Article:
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Socialism summed up
Image 41
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Hillquit, Morris, 1869-1933. Socialism summed up - Image 41. 1913. Special Collections, University of Houston Libraries. University of Houston Digital Library. Web. October 20, 2019. https://digital.lib.uh.edu/collection/scpamp/item/377/show/301.

Disclaimer: This is a general citation for reference purposes. Please consult the most recent edition of your style manual for the proper formatting of the type of source you are citing. If the date given in the citation does not match the date on the digital item, use the more accurate date below the digital item.

Hillquit, Morris, 1869-1933. (1913). Socialism summed up - Image 41. Socialist and Communist Pamphlets. Special Collections, University of Houston Libraries. Retrieved from https://digital.lib.uh.edu/collection/scpamp/item/377/show/301

Disclaimer: This is a general citation for reference purposes. Please consult the most recent edition of your style manual for the proper formatting of the type of source you are citing. If the date given in the citation does not match the date on the digital item, use the more accurate date below the digital item.

Hillquit, Morris, 1869-1933, Socialism summed up - Image 41, 1913, Socialist and Communist Pamphlets, Special Collections, University of Houston Libraries, accessed October 20, 2019, https://digital.lib.uh.edu/collection/scpamp/item/377/show/301.

Disclaimer: This is a general citation for reference purposes. Please consult the most recent edition of your style manual for the proper formatting of the type of source you are citing. If the date given in the citation does not match the date on the digital item, use the more accurate date below the digital item.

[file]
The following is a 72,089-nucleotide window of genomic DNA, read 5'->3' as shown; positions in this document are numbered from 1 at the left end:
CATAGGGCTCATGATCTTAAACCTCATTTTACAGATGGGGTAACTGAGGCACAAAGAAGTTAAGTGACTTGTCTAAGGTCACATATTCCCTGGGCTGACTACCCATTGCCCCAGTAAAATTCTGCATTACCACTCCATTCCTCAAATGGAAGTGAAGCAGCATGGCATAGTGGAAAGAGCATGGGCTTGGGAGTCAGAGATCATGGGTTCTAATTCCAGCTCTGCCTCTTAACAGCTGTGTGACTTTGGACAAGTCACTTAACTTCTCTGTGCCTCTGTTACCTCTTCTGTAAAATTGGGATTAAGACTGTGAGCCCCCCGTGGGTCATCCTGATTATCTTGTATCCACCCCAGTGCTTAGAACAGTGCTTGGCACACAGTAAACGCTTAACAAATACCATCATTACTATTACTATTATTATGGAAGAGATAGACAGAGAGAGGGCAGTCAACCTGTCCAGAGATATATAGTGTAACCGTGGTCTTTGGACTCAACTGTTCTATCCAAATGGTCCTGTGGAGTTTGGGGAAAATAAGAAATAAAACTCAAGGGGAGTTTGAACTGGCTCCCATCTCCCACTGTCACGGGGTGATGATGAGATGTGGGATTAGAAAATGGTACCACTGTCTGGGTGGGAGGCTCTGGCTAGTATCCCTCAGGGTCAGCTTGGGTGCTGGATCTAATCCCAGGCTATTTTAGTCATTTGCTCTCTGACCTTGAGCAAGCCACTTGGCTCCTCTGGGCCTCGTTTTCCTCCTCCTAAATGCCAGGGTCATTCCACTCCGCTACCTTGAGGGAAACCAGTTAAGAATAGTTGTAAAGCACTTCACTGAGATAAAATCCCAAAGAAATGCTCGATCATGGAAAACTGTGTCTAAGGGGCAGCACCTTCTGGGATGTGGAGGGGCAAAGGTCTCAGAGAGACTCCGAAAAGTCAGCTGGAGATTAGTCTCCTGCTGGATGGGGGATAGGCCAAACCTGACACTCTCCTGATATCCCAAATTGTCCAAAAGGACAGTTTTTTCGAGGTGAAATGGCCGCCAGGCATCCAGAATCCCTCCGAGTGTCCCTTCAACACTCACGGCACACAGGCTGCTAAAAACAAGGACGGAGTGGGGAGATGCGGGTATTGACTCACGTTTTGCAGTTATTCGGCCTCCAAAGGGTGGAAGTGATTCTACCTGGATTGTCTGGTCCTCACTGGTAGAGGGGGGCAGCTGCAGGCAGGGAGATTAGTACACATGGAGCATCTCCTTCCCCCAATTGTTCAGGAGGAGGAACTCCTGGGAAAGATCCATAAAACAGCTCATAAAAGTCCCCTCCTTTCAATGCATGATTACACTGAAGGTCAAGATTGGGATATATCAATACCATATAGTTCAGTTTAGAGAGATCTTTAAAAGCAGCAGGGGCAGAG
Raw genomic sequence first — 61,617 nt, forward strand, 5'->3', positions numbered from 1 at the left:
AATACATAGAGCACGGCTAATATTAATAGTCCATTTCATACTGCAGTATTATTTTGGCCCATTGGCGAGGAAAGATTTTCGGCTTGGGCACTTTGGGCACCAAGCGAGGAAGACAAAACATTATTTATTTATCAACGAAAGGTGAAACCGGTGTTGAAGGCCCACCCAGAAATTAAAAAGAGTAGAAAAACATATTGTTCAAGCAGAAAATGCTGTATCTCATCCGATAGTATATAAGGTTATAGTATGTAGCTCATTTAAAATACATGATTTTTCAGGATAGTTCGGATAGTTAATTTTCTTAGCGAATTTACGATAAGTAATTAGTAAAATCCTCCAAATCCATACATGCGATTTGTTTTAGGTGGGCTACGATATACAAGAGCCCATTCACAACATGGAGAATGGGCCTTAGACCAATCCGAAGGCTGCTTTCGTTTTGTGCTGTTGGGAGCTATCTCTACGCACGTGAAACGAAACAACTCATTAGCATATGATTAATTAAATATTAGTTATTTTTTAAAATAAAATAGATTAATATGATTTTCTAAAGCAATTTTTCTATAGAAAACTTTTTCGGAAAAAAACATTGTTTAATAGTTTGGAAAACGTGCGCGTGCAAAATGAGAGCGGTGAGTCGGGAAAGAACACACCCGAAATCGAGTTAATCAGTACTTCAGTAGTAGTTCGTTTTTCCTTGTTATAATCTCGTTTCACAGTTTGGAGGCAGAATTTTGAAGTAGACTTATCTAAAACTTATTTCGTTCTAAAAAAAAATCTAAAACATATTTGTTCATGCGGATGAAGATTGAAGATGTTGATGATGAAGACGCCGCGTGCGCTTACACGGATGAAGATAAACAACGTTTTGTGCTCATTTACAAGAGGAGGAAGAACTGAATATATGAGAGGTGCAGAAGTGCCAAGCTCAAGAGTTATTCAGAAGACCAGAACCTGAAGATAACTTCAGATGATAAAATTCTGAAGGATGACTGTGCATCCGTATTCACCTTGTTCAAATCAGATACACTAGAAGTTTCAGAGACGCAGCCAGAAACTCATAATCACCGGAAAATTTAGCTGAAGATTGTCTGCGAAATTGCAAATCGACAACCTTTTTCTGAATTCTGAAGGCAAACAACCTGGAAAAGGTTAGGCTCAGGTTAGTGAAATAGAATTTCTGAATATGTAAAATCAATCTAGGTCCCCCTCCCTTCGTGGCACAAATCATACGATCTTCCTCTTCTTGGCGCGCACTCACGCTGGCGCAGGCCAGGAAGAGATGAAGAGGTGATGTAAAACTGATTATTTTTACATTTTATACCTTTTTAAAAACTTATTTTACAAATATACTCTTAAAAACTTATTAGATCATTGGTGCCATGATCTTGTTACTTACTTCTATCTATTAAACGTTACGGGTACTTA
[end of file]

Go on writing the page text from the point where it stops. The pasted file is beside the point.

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Compound Item Description
Title Socialism summed up
Creator (LCNAF)
  • Hillquit, Morris, 1869-1933
Publisher The H. K. Fly Co.
Place of Creation (TGN)
  • New York
Date 1913
Subject.Topical (LCSH)
  • Socialism
Genre (AAT)
  • pamphlets
Language English
Type (DCMI)
  • Text
Original Item Extent 110 pages: illustrations; 20 cm.
Original Item Location HX86.H77 1914
Original Item URL http://library.uh.edu/record=b8304545~S11
Original Collection Socialist and Communist Pamphlets
Digital Collection Socialist and Communist Pamphlets
Digital Collection URL http://digital.lib.uh.edu/collection/scpamp
Repository Special Collections, University of Houston Libraries
Repository URL http://libraries.uh.edu/branches/special-collections
Use and Reproduction This item is in the public domain and may be used freely.
File Name index.cpd
Item Description
Title Image 41
Format (IMT)
  • image/jpeg
File Name uhlib_2100825_040.jpg
Transcript TREND OF SOCIAL DEVELOPMENT 39 domain of "private" industry, and they claim the right to exercise control over it. When in 1802 Sir Robert Peel introduced in the British Parliament the first bill for the regulation of the labor of apprenticed children, it was denounced as revolutionary, and dire disasters were predicted from its adoption. The measure was called forth by the inhuman conditions in the English cotton mills to which thousands of orphaned and pauper children of the most tender ages were bound out by the parishes. The unfortunate children were forced to work practically without interruption, and when they dropped from exhaustion they would be carried to the crowded, pent-up and filthy barracks adjoining the mills. There they were allowed to rest until taken to work again early on the following morning. They were growing up under conditions of physical, mental and moral degeneracy, a menace to the future laboring population of England. The Peel Bill provided for some restriction upon this heartless exploitation. It was opposed by the liberal statesmen of England as an attempted legislative invasion of the rights of the working children. The measure was finally passed under the pretext that it was a mere amendment of the old Elizabethan "Apprenticeship Act." But its passage marked the doom of the individualistic doctrine in politics and legislation. It established the principle of state protection for the working class. In England the law of 1802 was followed first by the timid amendments of 1819, 1825